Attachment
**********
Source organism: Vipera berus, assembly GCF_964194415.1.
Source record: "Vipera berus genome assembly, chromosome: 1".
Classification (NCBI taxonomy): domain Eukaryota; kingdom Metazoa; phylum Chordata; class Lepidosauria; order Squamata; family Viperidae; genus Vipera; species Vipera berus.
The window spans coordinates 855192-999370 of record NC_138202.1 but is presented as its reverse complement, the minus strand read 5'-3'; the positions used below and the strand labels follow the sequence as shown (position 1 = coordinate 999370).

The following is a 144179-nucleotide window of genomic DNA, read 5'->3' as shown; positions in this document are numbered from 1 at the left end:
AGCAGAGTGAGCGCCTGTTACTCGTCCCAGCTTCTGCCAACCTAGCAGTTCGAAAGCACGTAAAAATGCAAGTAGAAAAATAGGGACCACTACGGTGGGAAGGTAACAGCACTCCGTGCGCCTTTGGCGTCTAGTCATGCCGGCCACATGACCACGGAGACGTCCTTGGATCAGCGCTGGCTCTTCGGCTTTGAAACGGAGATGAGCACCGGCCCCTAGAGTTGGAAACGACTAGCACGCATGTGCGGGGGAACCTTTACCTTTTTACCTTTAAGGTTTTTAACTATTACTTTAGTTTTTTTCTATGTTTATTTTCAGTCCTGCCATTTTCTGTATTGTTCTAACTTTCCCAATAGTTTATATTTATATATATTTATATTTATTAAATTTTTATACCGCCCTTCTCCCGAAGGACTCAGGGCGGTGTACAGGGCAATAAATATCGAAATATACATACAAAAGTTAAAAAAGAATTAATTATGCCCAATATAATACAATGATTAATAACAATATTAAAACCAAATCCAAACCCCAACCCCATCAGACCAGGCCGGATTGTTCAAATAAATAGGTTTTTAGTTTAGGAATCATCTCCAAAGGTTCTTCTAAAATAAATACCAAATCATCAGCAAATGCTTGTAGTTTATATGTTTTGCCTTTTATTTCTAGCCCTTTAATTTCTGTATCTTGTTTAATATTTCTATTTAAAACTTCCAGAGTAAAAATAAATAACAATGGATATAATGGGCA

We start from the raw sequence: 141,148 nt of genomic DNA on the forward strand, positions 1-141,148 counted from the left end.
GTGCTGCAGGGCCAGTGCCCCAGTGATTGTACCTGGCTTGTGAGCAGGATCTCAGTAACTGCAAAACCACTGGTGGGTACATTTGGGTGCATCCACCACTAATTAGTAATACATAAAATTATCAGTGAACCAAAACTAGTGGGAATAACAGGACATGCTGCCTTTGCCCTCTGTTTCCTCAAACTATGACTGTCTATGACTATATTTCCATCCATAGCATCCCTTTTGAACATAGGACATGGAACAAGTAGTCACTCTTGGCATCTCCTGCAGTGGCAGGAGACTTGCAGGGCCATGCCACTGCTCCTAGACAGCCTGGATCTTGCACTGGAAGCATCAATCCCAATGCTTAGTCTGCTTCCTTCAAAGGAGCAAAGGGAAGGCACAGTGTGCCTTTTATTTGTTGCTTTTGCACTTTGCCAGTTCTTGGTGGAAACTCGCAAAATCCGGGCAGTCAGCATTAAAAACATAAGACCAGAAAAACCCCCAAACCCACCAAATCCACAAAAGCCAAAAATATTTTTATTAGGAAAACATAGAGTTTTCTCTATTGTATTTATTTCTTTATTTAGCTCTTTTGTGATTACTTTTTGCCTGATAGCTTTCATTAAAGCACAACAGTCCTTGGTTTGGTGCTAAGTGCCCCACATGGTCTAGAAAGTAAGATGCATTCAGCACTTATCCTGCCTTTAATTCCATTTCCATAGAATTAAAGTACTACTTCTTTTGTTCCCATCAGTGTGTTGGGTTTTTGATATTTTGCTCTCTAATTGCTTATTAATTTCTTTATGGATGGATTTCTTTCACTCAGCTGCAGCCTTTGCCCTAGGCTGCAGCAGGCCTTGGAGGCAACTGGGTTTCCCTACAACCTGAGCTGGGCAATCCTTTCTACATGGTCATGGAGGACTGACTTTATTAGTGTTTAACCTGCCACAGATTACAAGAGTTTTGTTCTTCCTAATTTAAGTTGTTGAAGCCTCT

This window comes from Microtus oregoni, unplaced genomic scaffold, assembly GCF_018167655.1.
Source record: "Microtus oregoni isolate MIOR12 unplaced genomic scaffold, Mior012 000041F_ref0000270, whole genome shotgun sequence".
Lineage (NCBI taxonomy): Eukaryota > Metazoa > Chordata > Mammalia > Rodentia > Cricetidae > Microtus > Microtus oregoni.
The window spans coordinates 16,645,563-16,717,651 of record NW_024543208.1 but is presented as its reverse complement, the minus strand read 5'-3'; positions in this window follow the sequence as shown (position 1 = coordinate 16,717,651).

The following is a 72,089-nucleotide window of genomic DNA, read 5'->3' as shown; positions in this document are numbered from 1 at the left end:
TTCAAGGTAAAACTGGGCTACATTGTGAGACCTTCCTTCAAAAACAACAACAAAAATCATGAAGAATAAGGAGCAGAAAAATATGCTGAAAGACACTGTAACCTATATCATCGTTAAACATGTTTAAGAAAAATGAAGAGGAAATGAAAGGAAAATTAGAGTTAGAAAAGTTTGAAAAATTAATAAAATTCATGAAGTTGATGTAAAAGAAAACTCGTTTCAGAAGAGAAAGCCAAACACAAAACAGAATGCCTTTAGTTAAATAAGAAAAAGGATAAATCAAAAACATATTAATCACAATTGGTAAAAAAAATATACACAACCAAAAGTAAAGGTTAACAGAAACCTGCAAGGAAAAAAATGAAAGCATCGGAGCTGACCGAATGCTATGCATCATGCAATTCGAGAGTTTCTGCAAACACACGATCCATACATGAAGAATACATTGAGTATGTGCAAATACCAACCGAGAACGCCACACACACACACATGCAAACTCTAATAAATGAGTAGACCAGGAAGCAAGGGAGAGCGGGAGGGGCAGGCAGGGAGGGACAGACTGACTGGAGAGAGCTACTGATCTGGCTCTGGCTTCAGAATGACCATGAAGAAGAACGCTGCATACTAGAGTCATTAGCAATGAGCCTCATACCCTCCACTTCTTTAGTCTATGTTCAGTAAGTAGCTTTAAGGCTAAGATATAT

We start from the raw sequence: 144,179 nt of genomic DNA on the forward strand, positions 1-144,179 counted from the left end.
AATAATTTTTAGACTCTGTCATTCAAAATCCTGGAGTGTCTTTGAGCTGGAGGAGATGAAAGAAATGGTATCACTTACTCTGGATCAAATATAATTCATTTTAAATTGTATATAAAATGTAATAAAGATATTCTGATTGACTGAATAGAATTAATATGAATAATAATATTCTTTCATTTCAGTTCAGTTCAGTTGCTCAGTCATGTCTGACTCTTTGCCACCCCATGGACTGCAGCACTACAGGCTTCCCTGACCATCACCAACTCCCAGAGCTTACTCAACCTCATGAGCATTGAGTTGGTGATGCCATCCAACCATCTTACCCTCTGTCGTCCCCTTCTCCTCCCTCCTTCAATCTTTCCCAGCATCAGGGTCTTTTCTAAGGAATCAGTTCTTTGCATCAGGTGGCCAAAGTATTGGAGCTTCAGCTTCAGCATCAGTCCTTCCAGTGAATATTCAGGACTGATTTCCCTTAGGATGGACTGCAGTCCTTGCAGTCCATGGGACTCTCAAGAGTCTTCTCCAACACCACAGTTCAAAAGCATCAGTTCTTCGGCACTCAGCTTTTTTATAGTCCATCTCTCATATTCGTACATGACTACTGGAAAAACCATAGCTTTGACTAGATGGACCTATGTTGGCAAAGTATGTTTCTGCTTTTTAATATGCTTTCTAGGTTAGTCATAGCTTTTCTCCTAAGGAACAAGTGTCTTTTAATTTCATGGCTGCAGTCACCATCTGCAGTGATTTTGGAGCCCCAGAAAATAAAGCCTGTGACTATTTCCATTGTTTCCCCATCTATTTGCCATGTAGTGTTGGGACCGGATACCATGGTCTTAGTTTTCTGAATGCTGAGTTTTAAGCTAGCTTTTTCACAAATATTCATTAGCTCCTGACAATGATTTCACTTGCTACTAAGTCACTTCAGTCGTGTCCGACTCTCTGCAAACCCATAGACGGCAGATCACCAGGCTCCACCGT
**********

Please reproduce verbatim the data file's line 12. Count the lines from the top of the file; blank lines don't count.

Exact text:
The window spans coordinates 16,645,563-16,717,651 of record NW_024543208.1 but is presented as its reverse complement, the minus strand read 5'-3'; positions in this window follow the sequence as shown (position 1 = coordinate 16,717,651).